Traditionally, there have been more-heated college football rivalries. Auburn and Alabama. Georgia and Florida. Ohio State and Michigan. USC and Notre Dame. But as we look forward to the 2009 season, no single game figures to spur as much emotion and downright dislike for the opposition as Texas versus Oklahoma.

The Longhorns and Sooners will play in the Red River Rivalry in Dallas on Oct. 17. Fans of both schools will be divided by a single score: 45-35. The Longhorns beat the Sooners by that score in 2008. The victory propelled Texas to No. 1 in the national rankings, a position it held until losing at Texas Tech 39-33 on Nov. 1. Even though Texas won the head-to-head meeting between the schools, Oklahoma represented the Big 12 South in the Big 12 championship game because of the league's complicated tiebreaker. Texas fans felt their team was dissed because of its regular-season victory; Oklahoma fans felt the Longhorns whined too much.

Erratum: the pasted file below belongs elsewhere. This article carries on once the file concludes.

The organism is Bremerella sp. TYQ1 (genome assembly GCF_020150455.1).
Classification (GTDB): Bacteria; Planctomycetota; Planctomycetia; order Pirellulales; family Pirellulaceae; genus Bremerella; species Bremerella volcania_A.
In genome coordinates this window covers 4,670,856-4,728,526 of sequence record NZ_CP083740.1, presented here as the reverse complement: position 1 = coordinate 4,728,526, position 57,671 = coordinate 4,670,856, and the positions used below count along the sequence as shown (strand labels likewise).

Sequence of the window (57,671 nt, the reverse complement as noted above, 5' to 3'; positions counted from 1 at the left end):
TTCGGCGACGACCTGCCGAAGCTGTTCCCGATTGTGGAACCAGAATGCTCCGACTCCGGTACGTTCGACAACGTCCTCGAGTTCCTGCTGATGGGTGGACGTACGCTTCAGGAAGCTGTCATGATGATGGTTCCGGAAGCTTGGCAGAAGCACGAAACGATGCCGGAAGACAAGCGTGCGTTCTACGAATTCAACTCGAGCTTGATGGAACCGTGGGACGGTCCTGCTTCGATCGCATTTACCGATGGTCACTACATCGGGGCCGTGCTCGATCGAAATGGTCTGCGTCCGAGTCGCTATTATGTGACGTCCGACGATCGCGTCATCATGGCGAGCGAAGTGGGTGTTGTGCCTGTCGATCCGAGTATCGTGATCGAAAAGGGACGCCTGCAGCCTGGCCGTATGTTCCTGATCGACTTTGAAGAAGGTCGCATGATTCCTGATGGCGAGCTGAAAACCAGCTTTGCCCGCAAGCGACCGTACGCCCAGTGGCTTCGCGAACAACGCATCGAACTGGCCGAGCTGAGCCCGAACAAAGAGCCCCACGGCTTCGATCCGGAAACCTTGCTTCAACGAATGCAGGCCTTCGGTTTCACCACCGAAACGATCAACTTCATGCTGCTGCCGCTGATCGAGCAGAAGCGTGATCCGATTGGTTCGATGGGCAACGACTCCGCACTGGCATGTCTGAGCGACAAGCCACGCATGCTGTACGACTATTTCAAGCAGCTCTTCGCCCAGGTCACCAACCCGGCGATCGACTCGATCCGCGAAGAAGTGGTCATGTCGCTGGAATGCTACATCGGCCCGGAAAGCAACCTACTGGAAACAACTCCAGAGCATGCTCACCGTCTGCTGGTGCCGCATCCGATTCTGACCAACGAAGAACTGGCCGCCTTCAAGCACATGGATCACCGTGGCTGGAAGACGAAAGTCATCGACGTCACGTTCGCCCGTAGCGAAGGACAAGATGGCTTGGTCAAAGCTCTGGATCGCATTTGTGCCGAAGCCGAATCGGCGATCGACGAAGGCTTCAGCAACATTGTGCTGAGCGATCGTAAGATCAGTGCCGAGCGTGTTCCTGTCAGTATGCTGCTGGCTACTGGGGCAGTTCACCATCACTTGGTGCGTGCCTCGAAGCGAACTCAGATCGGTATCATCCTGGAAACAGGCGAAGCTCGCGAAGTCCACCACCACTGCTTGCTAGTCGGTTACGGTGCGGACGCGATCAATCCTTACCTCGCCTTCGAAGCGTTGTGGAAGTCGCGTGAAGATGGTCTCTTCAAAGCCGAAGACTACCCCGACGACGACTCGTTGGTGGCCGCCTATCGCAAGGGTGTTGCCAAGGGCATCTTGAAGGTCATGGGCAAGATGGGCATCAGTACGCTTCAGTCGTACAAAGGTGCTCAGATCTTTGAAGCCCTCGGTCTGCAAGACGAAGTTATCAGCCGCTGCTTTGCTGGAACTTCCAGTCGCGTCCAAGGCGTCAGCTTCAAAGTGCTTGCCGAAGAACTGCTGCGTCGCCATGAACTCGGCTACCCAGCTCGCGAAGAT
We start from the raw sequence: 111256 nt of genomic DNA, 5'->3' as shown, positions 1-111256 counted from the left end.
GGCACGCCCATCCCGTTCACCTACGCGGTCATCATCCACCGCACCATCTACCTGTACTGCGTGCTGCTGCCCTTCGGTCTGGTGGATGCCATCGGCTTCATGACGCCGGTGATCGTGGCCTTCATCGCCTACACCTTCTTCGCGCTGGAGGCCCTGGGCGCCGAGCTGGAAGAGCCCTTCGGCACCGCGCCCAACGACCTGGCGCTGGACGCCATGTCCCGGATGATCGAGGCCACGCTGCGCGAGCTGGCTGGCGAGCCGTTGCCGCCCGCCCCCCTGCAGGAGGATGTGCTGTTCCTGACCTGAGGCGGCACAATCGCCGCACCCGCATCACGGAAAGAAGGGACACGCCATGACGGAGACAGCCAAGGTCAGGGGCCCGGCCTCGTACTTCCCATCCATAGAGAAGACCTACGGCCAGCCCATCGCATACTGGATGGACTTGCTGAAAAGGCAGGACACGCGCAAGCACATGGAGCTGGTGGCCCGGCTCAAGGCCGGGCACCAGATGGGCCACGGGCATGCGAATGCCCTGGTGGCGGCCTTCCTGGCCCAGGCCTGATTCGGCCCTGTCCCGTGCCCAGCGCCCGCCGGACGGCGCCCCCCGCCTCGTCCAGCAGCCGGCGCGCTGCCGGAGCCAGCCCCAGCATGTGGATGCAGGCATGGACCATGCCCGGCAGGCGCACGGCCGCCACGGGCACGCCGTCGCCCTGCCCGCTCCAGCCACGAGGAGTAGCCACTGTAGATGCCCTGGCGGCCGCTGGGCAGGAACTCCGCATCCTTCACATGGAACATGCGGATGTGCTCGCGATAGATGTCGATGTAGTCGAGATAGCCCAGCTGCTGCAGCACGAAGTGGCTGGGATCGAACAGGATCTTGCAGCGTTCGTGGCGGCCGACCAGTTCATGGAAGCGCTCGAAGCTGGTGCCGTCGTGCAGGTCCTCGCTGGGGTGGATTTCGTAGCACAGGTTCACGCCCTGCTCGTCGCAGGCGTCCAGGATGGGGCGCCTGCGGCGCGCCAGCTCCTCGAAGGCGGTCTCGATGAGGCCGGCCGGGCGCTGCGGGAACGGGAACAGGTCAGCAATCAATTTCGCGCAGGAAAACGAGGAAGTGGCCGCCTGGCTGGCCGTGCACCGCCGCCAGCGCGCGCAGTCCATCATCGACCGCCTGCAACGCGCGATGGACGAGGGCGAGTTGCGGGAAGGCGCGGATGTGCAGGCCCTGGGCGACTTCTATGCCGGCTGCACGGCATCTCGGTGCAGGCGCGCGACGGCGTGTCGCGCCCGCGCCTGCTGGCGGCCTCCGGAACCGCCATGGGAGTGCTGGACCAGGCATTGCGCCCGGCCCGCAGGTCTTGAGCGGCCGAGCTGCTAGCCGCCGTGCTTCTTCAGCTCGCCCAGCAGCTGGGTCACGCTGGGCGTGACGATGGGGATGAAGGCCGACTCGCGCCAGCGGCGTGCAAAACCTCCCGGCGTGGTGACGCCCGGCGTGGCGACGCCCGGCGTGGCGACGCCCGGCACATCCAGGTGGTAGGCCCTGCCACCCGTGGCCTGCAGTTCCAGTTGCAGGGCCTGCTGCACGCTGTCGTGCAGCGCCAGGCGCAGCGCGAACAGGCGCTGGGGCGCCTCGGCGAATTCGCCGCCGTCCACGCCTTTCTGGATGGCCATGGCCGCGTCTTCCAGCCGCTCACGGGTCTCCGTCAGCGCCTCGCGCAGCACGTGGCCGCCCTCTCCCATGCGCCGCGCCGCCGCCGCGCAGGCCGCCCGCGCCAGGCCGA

The Sooners blasted Missouri 62-21 in the Big 12 title game in Kansas City, then lost to Florida 24-14 in the FedEx BCS National Championship Game. Texas-Oklahoma has become the sport's hottest rivalry because it tends to mean the most. At least one team has been ranked in the top 10 in each of the past nine meetings. In four of those games, including this past season, both teams were ranked in the top five.

Clearly, blood seems to boil a little hotter when everything is on the line.
-- Mark Schlabach